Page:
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Bensoussan A, Talley NJ, Hing M, Menzies R, Guo A, Ngu M. Treatment of Irritable Bowel Syndrome With Chinese Herbal Medicine: A Randomized Controlled Trial. JAMA. 1998;280(18):1585–1589. doi:10.1001/jama.280.18.1585
From the Research Unit for Complementary Medicine, University of Western Sydney Macarthur (Mr Bensoussan), the Department of Medicine, Nepean Hospital (Dr Talley) and the Department of Behavioral Sciences (Dr Menzies). University of Sydney, Bondi Junction Endoscopy Centre (Dr Hing), Balmain Chinese Herbal Centre (Dr Guo), and Gastroenterology Unit, Concord Repatriation General Hospital (Dr Ngu), Sydney, Australia.
Context.— Irritable bowel syndrome (IBS) is a common functional bowel disorder
for which there is no reliable medical treatment.
Objective.— To determine whether Chinese herbal medicine (CHM) is of any benefit
in the treatment of IBS.
Design.— Randomized, double-blind, placebo-controlled trial conducted during
1996 through 1997.
Setting.— Patients were recruited through 2 teaching hospitals and 5 private practices
of gastroenterologists, and received CHM in 3 Chinese herbal clinics.
Patients.— A total of 116 patients who fulfilled the Rome criteria, an established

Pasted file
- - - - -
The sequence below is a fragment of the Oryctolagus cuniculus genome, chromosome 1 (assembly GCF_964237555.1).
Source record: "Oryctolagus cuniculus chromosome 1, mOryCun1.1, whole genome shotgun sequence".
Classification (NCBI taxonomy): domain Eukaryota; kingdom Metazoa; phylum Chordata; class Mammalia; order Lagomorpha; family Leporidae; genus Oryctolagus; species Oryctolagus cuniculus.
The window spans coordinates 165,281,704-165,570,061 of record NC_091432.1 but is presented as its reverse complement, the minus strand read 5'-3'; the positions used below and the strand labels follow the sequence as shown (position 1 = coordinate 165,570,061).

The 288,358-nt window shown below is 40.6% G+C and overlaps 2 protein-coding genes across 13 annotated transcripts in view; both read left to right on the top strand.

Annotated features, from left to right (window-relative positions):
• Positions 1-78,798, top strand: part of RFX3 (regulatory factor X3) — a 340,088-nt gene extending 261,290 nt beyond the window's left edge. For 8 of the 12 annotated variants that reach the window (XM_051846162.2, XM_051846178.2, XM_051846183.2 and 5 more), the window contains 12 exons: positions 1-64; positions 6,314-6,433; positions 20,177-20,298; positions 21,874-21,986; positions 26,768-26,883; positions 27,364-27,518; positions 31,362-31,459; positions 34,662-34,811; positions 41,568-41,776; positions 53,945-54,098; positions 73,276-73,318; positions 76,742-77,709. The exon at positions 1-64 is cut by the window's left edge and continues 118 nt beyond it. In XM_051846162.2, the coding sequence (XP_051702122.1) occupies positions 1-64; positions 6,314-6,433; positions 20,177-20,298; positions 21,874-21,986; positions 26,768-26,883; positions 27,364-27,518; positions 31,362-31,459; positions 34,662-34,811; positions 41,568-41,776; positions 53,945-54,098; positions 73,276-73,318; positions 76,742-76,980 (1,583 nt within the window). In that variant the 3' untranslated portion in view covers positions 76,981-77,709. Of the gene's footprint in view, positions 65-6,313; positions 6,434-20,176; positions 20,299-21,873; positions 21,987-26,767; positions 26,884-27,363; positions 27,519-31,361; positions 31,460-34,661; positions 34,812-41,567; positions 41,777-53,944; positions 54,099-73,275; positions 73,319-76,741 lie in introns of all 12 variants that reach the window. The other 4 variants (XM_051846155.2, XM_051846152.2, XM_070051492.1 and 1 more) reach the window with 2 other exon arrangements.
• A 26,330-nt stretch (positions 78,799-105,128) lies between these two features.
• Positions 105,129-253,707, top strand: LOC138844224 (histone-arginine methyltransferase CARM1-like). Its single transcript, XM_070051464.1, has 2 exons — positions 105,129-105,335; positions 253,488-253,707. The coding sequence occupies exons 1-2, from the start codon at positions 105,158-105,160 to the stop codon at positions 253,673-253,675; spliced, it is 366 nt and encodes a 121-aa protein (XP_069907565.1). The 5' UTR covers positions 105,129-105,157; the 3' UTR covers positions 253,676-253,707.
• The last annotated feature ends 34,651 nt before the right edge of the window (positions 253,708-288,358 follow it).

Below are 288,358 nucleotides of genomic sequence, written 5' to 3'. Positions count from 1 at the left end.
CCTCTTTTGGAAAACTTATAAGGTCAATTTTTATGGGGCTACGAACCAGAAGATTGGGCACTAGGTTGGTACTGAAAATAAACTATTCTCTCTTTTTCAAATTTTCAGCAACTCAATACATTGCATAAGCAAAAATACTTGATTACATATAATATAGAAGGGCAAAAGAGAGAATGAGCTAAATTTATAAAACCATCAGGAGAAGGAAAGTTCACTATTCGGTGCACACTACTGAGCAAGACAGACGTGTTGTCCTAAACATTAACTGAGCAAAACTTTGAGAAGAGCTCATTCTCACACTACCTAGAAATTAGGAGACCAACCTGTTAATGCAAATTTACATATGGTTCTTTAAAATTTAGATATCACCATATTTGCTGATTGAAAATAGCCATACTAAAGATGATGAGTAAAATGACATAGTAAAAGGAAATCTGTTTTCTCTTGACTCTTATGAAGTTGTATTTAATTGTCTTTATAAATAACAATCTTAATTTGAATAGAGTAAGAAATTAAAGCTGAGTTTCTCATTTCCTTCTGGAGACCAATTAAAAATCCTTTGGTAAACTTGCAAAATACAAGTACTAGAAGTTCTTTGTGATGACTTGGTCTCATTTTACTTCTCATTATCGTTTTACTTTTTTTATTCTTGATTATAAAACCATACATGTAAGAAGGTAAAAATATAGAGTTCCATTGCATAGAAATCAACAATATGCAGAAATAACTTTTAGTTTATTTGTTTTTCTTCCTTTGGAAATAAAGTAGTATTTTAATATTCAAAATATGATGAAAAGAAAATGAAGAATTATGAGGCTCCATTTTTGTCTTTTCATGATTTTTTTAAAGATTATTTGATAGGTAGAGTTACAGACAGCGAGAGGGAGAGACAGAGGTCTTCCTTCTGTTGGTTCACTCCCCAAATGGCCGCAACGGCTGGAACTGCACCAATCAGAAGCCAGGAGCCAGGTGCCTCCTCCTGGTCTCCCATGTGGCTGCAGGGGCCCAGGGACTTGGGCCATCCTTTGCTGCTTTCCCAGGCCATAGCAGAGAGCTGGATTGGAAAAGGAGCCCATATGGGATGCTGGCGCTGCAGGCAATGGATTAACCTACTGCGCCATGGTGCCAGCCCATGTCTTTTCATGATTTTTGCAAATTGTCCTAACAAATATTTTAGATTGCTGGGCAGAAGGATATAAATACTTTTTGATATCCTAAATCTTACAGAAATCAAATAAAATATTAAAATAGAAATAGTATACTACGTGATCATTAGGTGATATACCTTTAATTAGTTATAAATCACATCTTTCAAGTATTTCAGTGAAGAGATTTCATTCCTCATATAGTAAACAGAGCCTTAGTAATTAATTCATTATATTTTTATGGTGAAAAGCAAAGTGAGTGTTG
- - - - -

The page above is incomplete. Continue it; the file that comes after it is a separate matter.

standard for diagnosis of IBS.
Intervention.— Patients were randomly allocated to 1 of 3 treatment groups: individualized
Chinese herbal formulations (n=38), a standard Chinese herbal formulation
(n=43), or placebo (n=35). Patients received 5 capsules 3 times daily for
16 weeks and were evaluated regularly by a traditional Chinese herbalist and
by a gastroenterologist. Patients, gastroenterologists, and herbalists were
all blinded to treatment group.
Main Outcome Measures.— Change in total bowel symptom scale scores and global improvement assessed
by patients and gastroenterologists and change in the degree of interference
in life caused by IBS symptoms assessed by patients.
Results.— Compared with patients in the placebo group, patients in the active
treatment groups (standard and individualized CHM) had significant improvement
in bowel symptom scores as rated by patients (P =
.03) and by gastroenterologists (P = .001), and significant
global improvement as rated by patients (P=.007)
and by gastroenterologists (P=.002). Patients reported
that treatment significantly reduced the degree of interference with life
caused by IBS symptoms (P=.03). Chinese herbal formulations
individually tailored to the patient proved no more effective than standard
CHM treatment. On follow-up 14 weeks after completion of treatment, only the
individualized CHM treatment group maintained improvement.
Conclusion.— Chinese herbal formulations appear to offer improvement in symptoms
for some patients with IBS.
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